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The Top 3 Trends from AWS re:Invent 2019—And How They’ll Shape Tech in 2020

Just in case you’ve been living under a rock this December, Las Vegas recently played host to one of the cloud industry's biggest events of the year: AWS re:Invent. Now in its eighth year, attendees have grown accustomed to AWS re:Invent unveiling dozens of new tech features for IT professionals and developers. 

But you didn’t have to be one of the 65,000 AWS re:Invent attendees to feel the sheer power of its impact: The major initiatives announced during the behemoth event sets the precedent for the future of the cloud industry.

Here are the top three trends to emerge from AWS re:Invent—and what they mean for the future of cloud computing in 2020 and beyond.  

Innovating with more powerful processors. 

Customers want more out of their cloud provider, without having to shell out an arm and a leg. And with the announcement of the next generation of AWS ARM processors, the Graviton2, they’re getting just that: AWS is launching stronger processors that can power computing resources at lower costs.  

Compared to first-generation Graviton processors, today’s new chips should deliver up to 7x the performance of first-generation Graviton instances. Users will also benefit from 4x the number of compute cores, 2x larger caches, and 5x faster memory compared to the first-generation Graviton processors.

Graviton2 processors also offer enhanced security for cloud applications. They’ll feature key capabilities that enable developers to run cloud native applications securely, and at scale, 50% faster per core encryption performance compared to first-generation Graviton.

AWS is working on three types of Graviton2 EC2 instances that should be available soon. This includes:

  • General-purpose instances (M6g and M6gd)
  • Compute-optimized instances (C6g and C6gd)
  • Memory-optimized instances (R6g and R6gd)

With the announcement, AWS is promising a 40% better price/performance ratio with ARM-based instances when you compare them with x86-based instances.

Making cloud computing even more accessible.

AWS re:Invent brought us the release of AWS Outpost, AWS Local Zones, and AWS Wavelength—each aiming to break down the cloud’s barriers and extend the reach of AWS to wherever customers need it. That means the cloud is more accessible than ever before—whether it’s on-premises, in key industrial centers, or on 5G mobile devices. Here’s what you can expect from these three releases in 2020: 

  • AWS Outposts: AWS announced the general availability of AWS Outposts, fully managed and configurable compute and storage racks built with AWS-designed hardware. This allows customers to run compute and storage on-premises while connecting to AWS’s broad array of services in the cloud.
  • AWS Outposts bring native AWS services, infrastructure, and operating models to virtually any data center, co-location space, or on-premises facility.
  • AWS Local Zones: AWS’ new Local Zones deployment places AWS compute, storage, database, and other select services closer to large population industry and IT centers. This helps deliver applications faster than ever before—without requiring customers to build and operate datacenters. AWS Local Zones benefit areas where no AWS Region exists today, and means single-digit millisecond latency for use cases like media and entertainment, real-time gaming, and machine learning.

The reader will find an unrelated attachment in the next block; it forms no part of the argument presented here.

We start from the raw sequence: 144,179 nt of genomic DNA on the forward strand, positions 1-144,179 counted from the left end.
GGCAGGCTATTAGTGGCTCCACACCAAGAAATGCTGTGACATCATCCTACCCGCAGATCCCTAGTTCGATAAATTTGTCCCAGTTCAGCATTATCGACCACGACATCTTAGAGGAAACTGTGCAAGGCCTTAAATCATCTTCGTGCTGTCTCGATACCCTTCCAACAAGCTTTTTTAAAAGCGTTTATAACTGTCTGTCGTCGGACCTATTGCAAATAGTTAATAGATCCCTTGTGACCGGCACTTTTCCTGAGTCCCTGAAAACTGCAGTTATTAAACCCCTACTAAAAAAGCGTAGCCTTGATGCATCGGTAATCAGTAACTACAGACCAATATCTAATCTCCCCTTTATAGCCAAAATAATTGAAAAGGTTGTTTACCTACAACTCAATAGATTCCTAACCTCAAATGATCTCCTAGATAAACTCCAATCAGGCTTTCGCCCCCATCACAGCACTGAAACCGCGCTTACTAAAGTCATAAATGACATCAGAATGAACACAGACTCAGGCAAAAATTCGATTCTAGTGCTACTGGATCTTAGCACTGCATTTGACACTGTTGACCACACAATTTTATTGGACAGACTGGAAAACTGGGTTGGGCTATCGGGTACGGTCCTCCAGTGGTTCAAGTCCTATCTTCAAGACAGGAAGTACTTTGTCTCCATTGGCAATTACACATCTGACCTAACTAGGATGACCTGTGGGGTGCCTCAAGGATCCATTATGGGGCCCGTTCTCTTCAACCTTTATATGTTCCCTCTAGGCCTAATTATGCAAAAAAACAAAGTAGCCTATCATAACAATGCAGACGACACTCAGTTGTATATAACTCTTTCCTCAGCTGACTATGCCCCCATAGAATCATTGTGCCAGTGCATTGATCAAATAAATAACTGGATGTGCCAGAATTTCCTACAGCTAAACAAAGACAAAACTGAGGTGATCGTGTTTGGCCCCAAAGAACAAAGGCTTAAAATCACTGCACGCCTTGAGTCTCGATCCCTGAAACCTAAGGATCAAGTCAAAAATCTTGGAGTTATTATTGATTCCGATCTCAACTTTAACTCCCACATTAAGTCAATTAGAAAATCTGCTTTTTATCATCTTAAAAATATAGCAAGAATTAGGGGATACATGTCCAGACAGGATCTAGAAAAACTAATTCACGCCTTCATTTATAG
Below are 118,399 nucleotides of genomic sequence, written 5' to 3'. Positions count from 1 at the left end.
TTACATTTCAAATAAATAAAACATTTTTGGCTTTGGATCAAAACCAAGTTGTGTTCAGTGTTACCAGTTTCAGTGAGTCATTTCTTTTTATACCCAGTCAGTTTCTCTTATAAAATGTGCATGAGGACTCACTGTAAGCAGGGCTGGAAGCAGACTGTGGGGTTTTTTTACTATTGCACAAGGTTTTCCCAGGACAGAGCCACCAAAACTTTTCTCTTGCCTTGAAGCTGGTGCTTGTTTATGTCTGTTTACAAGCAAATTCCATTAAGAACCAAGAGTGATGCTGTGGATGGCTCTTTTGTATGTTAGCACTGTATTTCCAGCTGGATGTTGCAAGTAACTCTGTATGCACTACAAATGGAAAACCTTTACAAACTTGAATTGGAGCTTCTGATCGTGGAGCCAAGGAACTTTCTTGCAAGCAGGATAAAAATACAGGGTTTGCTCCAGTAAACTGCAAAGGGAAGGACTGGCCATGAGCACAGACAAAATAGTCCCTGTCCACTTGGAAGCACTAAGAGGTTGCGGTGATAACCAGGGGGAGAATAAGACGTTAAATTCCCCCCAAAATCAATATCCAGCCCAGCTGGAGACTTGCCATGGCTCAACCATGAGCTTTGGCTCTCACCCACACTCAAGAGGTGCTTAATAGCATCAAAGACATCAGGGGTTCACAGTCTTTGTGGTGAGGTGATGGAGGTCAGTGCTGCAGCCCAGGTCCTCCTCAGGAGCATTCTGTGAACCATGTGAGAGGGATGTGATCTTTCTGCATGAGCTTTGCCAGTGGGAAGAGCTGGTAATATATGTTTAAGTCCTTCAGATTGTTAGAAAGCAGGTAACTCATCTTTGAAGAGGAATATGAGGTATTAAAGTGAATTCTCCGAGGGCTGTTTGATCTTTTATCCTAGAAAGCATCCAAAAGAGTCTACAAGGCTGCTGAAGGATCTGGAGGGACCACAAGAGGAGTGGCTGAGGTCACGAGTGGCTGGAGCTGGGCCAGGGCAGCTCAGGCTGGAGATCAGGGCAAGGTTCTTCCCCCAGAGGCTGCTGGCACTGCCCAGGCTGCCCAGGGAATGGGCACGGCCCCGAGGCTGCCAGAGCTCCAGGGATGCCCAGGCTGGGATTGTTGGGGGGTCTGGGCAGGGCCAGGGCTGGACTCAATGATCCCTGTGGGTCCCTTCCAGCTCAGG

• AWS Wavelength (AWS embedded in your cellphone network): AWS Wavelength enables developers to deploy their applications in Wavelength Zones. These are AWS infrastructure deployments that embed AWS compute and storage services within telecommunications providers’ datacenters at the edge of 5G networks. This helps developers deliver applications that require single-digit millisecond latencies (like live video streaming).

Bringing machine learning to more customers. 

If there’s one major trend that shows no signs of slowing down, it’s this: The demand for machine learning capabilities. 

At re:Invent, AWS announced new AI services that build upon Amazon’s rich experience with machine learning, allowing more companies than ever before to apply machine learning and create better experiences. Here are some of the big machine learning advancements businesses can expect to see in 2020:

  • Amazon Fraud Detector: This allows users to upload a file with historically labeled data, choose a model, and get an API that returns a real-time Fraud Score. The model knows how to identify several different types of malicious attempts (like account creation, payment attempts, etc.). 
  • Amazon Kendra: This gives users a search system capable of reading data from a variety of sources (S3, Salesforce, etc.) and produce a natural language query interface on top of it. The end result yields highly concise answers.
  • Amazon CodeGuru: This gives users a service that can connect to GitHub and perform Code Review automatically using ML-based static analysis. This gives you  best practices recommendations, performance enhancements, and bug fixes.
  • Amazon Connect Contact Lens: This program offers a built-in analytics system that knows how to analyze customer engagements (calls and texts) and identify features such as “period of time when no one is talking” or “agent talking too fast.” The goal is to produce reports and recommendations that can ultimately boost performance and outcomes.

Want to dive deeper into our AWS re:Invent analysis? Check out our guest blog post from Velocity Technology's SVP of SAP Line of Business, Chance Veasey.

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